The social psychologist Jonathan Haidt has for years observed this dynamic. “So long as we are all immersed in a constant stream of unbelievable outrages perpetrated by the other side,” he told Vox in 2018, “I don’t see how we can ever trust each other and work together again.” Törnberg voiced a similar concern to me, referring to how social media has encouraged an “outrage-driven politics” that crowds out productive democratic engagement.

When Sayyid Qutb went to America, he was exposed to a range of people who thought very differently from him. Instead of prompting him to critically reflect on his own beliefs and convictions, this seems to have led him to do the opposite: He seized on what he saw as the most outrageous forms of moral perversity he encountered and considered them indicative of America and the West as a whole. When he returned to Egypt, he then sought to disseminate this one-sided account among his followers. The historian John Calvert wrote that Qutb viewed the United States “not with fresh untainted eyes, but rather through the tinted spectacles of a man long captive to a particular view of the world.” He “would either purposefully ignore or simply not see anomalies which contradicted” his account of what America was.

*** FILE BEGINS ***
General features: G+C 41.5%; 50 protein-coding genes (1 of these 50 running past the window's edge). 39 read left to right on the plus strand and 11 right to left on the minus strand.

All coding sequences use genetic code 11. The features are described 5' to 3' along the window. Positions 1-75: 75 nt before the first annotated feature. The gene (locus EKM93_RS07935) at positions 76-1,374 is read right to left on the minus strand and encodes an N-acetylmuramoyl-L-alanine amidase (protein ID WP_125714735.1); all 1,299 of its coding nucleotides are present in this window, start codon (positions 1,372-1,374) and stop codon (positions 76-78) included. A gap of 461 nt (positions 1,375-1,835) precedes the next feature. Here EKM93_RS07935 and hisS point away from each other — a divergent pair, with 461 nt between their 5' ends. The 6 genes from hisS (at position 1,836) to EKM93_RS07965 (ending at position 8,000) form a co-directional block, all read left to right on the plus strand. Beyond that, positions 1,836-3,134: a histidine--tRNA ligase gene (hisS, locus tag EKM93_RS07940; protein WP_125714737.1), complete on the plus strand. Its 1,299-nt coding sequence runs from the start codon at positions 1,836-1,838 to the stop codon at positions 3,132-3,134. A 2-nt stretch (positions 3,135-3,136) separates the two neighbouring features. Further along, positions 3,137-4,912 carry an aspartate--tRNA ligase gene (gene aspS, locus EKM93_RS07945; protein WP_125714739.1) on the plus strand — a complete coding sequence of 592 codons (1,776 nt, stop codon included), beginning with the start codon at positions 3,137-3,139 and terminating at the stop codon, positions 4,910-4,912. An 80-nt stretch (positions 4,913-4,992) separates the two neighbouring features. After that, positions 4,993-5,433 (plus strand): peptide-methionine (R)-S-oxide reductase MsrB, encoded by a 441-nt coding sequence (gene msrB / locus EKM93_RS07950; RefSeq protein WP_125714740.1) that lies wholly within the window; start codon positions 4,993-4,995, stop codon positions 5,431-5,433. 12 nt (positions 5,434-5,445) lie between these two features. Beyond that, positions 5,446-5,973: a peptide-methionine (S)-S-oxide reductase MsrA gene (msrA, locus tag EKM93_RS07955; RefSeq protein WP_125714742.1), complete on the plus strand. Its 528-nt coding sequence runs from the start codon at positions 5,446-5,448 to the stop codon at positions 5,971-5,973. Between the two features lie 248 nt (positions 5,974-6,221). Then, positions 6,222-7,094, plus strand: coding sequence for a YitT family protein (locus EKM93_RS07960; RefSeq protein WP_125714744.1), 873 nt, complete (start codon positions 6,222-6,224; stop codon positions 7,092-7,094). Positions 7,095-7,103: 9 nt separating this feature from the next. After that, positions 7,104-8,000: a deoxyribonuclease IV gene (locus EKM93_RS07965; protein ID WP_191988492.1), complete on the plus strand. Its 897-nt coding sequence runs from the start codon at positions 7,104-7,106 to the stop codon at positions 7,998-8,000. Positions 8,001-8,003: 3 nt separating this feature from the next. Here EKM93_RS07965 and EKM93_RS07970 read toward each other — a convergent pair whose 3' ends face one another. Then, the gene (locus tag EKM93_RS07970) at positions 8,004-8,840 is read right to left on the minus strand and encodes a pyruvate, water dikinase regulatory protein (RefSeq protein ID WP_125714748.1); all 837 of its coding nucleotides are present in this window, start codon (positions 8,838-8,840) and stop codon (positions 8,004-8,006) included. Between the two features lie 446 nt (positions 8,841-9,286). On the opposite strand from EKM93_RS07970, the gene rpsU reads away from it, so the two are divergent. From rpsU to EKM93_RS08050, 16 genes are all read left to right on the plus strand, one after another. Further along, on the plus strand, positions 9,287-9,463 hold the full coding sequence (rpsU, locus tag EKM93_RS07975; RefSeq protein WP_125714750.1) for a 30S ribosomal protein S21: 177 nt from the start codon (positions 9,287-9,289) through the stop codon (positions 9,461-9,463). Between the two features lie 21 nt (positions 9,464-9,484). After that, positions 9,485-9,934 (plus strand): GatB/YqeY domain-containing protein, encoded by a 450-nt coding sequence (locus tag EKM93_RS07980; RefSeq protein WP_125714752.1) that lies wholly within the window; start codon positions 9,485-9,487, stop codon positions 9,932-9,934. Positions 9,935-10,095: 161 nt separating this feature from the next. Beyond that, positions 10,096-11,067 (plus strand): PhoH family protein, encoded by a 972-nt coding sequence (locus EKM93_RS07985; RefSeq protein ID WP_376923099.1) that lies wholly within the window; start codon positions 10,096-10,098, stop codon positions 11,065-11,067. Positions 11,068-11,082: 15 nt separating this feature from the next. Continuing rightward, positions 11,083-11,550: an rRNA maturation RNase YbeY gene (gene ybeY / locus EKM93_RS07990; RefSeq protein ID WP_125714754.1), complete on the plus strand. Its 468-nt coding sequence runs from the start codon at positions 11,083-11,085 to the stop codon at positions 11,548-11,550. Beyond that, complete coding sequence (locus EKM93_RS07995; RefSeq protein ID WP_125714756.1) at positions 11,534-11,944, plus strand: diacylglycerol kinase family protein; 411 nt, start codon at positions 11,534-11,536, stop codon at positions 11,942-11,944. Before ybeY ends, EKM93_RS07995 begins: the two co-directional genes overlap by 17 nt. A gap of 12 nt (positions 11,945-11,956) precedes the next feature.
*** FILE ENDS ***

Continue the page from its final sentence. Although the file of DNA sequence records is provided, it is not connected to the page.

If Qutb’s intellectual failings sound familiar, that’s because we are all too prone to them ourselves. What the rise of social media has done is make them markedly worse, as political derangement is now everywhere, warping our sense of proportion and judgment. It’s hard to know what to do about this, in large part because the appetite for it is so strong. As former President Barack Obama said in April, “There is a demand for crazy on the internet that we need to grapple with.”

The really striking thing about Qutb’s American experience is how transfixed he was by what he regarded as American permissiveness. Not only did he have an uncanny knack for finding it, but he couldn’t keep off the subject when he did run into it. Perhaps he enjoyed the feeling of moral disgust and the sense of righteousness it gave him, or perhaps he was secretly attracted to what America had to offer. Regardless, if we’re to properly inquire into how we’ve become so polarized, we had better start thinking about that demand for crazy—and what the people who consume and share that crazy are getting from it.